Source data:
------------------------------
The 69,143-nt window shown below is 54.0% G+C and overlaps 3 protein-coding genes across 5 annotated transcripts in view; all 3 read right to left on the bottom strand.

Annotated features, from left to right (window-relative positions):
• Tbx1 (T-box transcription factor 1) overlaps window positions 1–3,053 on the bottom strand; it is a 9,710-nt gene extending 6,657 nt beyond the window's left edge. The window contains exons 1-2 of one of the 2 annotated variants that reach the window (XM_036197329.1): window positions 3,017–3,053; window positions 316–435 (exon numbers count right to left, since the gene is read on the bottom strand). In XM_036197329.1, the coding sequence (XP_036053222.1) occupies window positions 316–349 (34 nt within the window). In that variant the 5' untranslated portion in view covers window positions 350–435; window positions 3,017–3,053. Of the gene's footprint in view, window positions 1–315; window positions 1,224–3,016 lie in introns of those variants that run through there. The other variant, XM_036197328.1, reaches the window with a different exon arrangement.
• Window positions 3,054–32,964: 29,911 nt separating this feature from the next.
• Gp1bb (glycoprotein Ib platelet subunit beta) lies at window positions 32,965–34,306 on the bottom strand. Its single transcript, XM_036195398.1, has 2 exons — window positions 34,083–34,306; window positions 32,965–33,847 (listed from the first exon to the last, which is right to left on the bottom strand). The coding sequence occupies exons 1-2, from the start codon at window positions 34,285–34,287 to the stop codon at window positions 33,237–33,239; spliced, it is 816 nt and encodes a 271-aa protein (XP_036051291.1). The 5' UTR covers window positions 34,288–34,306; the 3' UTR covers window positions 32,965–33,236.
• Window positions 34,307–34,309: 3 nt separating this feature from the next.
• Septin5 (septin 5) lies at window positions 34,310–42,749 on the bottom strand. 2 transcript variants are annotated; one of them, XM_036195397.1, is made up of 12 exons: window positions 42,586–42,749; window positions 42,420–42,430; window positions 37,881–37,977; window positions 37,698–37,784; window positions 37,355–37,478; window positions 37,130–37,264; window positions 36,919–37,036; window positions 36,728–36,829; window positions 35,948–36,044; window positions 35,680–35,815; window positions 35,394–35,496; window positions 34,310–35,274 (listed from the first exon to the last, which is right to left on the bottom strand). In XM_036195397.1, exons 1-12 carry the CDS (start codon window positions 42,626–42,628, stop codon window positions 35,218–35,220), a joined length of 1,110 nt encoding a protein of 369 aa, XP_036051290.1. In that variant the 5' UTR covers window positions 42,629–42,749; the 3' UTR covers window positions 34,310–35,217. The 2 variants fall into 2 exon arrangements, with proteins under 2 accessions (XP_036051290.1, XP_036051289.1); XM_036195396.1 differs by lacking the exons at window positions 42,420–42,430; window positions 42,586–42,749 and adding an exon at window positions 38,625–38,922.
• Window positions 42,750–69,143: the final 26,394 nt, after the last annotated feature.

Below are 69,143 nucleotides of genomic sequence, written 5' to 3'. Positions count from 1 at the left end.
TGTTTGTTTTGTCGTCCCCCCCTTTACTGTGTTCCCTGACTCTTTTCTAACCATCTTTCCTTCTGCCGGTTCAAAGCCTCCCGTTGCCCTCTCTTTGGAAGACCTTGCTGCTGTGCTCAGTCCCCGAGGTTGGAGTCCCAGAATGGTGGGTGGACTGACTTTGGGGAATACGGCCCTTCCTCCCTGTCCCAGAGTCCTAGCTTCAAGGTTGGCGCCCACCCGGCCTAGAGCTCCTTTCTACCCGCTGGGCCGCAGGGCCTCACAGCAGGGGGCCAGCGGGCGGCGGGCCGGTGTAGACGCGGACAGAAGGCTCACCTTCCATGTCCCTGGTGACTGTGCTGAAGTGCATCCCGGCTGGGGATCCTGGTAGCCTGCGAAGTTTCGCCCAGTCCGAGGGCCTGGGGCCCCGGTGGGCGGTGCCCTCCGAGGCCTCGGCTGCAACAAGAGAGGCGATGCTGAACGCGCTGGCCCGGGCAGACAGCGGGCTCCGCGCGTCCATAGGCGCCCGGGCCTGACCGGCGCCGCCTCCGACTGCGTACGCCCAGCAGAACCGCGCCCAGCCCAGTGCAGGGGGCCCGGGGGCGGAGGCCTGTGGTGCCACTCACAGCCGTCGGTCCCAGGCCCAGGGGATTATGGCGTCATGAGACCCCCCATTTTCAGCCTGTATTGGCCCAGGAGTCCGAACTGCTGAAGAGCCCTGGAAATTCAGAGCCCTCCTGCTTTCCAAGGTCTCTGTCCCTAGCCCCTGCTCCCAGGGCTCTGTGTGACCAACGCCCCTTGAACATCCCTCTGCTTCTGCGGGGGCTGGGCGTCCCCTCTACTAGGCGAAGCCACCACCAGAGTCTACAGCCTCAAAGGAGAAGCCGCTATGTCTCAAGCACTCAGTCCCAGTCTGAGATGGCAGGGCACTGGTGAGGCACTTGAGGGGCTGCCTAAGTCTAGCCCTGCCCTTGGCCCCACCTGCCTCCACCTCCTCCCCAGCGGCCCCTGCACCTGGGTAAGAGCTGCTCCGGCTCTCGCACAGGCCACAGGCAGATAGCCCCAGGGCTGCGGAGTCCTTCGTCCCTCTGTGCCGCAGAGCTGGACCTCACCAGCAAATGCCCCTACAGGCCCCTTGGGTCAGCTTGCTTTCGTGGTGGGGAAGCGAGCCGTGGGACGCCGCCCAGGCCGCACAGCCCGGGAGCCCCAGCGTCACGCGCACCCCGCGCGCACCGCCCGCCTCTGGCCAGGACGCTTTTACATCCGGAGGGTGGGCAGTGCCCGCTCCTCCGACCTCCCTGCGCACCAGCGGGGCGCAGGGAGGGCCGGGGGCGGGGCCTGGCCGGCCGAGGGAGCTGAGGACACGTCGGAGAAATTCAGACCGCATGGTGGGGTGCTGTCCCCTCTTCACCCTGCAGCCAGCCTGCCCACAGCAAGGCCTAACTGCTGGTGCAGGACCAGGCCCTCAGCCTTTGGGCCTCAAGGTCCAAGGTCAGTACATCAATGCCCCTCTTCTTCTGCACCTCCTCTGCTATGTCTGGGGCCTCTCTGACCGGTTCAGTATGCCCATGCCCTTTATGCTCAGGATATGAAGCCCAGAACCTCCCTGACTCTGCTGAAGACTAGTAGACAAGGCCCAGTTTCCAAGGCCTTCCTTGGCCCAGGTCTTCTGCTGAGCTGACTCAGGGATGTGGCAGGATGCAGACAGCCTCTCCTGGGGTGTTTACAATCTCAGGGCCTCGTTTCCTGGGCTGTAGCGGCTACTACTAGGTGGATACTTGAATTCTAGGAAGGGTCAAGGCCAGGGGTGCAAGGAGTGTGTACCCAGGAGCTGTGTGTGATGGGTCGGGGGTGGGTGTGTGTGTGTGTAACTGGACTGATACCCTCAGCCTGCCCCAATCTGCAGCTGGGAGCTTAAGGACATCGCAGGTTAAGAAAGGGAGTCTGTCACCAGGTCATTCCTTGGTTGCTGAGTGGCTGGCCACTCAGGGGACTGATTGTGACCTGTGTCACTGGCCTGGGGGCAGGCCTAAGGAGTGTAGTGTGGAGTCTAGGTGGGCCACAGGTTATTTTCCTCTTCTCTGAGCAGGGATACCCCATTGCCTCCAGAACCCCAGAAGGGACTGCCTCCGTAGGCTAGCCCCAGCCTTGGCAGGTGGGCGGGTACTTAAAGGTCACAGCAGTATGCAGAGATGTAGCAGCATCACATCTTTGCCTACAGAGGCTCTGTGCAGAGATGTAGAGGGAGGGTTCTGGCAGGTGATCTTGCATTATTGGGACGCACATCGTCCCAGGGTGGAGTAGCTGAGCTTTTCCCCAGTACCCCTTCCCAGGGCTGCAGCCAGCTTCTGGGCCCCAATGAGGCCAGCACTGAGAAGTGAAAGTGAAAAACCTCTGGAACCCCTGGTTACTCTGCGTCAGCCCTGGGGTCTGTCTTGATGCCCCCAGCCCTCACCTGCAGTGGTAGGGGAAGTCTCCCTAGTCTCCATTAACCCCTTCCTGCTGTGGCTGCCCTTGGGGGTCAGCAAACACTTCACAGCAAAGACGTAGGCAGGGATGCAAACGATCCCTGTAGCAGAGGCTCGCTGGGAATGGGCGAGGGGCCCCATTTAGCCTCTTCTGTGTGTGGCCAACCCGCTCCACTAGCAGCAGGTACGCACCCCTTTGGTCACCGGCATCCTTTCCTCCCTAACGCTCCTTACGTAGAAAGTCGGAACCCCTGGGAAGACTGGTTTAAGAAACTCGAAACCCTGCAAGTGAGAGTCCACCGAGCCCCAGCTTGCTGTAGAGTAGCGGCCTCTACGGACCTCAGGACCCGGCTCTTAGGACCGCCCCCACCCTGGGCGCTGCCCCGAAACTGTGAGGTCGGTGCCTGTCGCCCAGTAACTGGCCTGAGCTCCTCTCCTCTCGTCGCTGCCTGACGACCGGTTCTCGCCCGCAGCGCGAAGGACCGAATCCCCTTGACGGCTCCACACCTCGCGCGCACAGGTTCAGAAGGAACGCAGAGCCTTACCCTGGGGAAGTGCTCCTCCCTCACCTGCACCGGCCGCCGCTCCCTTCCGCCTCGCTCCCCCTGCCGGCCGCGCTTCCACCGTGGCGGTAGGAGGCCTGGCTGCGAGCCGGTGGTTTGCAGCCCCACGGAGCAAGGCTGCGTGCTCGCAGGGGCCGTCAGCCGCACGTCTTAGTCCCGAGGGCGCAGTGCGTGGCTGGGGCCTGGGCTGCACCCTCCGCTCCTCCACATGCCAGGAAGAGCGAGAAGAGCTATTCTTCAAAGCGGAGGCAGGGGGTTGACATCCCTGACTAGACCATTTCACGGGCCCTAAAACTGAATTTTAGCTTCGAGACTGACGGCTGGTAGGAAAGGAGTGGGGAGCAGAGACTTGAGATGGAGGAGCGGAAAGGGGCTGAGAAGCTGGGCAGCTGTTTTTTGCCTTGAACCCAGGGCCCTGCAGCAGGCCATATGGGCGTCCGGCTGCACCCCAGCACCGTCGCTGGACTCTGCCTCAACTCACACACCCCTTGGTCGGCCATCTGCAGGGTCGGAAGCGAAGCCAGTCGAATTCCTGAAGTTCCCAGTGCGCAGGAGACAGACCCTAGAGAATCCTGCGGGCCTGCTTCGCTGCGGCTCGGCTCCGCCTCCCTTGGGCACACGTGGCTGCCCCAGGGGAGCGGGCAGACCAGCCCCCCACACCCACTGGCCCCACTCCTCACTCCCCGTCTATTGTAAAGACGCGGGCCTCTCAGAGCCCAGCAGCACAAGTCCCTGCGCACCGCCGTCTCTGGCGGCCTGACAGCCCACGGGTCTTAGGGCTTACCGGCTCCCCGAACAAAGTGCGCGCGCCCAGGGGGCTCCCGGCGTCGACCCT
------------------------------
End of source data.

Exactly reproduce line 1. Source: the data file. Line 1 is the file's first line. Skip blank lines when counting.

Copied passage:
The 69,143-nt window shown below is 54.0% G+C and overlaps 3 protein-coding genes across 5 annotated transcripts in view; all 3 read right to left on the bottom strand.